An acclaimed food historian explores the roots of New Orleans’s cultural character through its cuisine.
In New Orleans, it’s not out of the ordinary to taste a delicious combination of flavors that leaves you wondering, “Who could've thought to create this?” Esteemed food historian, educator, and author Jessica B. Harris has devoted her life and studies to exploring this thought, tracking foods of the African diaspora from across the Atlantic rim to the crux of American culture, history, and identity. So, when considering the classic combinations that characterize Creole and Cajun cuisine, it’s safe to say that Harris has a clue as to their creation.
We caught up with the acclaimed culinary expert about the unique intersection of cultures, traditions, and history that can be found in New Orleans’s classic cuisine. Here’s a taste of what she told us.
You live part time in New Orleans and have researched the city’s classic cuisine extensively. What draws you to the place?
“Well, my standard answer is that my soul stays there. There’s something about New Orleans that I connect with. I’ve spent a lot of time in the Caribbean and places like Senegal and Brazil. In New Orleans, there’s a commonality that I see, understand, and love. People tend to think of New Orleans as being the northernmost point in the Caribbean. What you see in the architecture, hear in the music, find in the street life, and eat on the plate—it’s different in New Orleans. Really, it’s anomalous in the United States.”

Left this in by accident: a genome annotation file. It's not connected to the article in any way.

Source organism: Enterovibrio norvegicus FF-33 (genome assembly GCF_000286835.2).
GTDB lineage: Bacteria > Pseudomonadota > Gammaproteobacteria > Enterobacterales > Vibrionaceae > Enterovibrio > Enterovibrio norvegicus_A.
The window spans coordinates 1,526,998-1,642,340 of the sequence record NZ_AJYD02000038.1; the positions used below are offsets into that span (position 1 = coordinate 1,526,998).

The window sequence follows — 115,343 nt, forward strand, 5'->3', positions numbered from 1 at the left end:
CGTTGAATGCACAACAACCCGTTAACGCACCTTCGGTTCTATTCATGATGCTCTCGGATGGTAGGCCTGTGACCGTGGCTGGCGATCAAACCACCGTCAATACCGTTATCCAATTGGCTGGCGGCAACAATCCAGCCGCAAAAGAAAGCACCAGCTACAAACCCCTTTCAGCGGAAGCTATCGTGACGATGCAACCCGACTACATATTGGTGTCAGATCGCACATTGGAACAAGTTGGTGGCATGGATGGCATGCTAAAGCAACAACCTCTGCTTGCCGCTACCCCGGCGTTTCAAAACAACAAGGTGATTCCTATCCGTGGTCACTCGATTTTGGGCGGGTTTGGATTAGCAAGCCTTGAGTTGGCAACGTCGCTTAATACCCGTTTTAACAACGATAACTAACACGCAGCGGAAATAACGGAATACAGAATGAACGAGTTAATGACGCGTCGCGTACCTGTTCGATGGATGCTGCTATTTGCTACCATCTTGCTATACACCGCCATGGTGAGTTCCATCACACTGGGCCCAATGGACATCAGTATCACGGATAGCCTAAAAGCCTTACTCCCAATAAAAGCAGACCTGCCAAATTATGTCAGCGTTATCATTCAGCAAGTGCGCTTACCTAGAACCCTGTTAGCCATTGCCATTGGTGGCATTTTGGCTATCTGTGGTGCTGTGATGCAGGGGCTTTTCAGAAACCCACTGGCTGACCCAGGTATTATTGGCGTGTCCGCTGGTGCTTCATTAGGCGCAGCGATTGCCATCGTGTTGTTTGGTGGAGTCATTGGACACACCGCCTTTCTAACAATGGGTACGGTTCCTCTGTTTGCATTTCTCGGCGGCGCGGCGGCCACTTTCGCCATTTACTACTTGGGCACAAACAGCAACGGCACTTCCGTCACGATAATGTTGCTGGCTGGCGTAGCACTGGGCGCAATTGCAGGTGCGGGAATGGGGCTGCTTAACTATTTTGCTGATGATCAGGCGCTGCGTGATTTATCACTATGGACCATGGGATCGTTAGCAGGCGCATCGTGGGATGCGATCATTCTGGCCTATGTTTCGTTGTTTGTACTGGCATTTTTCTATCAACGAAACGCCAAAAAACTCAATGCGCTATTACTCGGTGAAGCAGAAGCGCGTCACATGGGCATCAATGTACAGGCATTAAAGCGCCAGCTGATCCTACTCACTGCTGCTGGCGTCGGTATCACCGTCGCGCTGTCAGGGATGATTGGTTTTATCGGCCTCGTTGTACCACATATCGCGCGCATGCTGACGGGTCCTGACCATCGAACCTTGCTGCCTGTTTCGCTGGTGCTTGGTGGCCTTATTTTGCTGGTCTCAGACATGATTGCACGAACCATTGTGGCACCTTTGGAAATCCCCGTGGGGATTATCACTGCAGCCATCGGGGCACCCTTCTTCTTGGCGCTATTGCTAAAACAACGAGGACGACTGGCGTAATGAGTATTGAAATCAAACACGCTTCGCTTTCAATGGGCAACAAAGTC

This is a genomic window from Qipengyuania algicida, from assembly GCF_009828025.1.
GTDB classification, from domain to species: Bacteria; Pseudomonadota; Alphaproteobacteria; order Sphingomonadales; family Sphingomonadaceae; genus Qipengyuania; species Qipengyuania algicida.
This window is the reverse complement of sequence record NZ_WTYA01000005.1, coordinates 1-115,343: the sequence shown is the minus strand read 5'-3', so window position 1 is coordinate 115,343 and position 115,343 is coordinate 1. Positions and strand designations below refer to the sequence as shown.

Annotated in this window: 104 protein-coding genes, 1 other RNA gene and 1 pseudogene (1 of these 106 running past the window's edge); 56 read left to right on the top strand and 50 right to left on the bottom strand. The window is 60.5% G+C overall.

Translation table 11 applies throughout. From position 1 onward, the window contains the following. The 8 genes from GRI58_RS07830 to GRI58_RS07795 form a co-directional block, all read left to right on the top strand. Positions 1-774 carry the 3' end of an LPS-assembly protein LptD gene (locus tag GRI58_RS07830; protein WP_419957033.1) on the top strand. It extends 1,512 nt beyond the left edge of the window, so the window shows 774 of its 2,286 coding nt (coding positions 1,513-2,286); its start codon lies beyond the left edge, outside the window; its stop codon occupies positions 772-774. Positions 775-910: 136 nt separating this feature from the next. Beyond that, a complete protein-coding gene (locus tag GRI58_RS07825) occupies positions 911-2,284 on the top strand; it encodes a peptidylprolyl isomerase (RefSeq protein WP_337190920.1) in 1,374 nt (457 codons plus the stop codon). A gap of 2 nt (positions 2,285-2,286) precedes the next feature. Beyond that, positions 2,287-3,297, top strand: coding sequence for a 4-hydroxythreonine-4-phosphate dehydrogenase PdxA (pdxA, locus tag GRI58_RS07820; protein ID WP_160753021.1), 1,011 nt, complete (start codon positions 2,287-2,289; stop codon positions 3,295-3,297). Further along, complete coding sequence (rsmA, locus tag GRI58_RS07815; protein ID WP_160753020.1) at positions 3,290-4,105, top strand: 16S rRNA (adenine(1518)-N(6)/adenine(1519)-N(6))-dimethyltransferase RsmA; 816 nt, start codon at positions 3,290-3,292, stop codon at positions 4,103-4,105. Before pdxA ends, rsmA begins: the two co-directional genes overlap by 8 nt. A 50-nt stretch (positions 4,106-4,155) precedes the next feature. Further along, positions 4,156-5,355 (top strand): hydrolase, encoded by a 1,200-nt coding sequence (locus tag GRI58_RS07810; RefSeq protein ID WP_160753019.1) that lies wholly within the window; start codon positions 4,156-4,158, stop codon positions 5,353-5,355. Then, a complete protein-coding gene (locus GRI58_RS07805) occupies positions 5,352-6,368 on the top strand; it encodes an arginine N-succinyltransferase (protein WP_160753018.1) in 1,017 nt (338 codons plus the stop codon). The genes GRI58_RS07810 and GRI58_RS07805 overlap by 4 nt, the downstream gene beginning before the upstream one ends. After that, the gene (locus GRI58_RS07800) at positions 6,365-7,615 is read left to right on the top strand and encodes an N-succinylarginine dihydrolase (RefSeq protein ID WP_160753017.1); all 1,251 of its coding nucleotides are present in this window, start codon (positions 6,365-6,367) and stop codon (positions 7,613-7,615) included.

Can you elaborate on that anomaly?
“Ultimately, in New Orleans, you see a braid of the three cultures that formed the bedrock of the United States. You see Europe with the French, Spanish, Sicilian, and Italian influence. There’s the African influence, which is the beating heart, soul, and underpinning of the place—its cuisine in particular—because those are the folks who were doing the cooking in houses of status. And then, of course, native people had a hand in the pot as well.”
What classic New Orleanian dish exemplifies the blend of these three influences?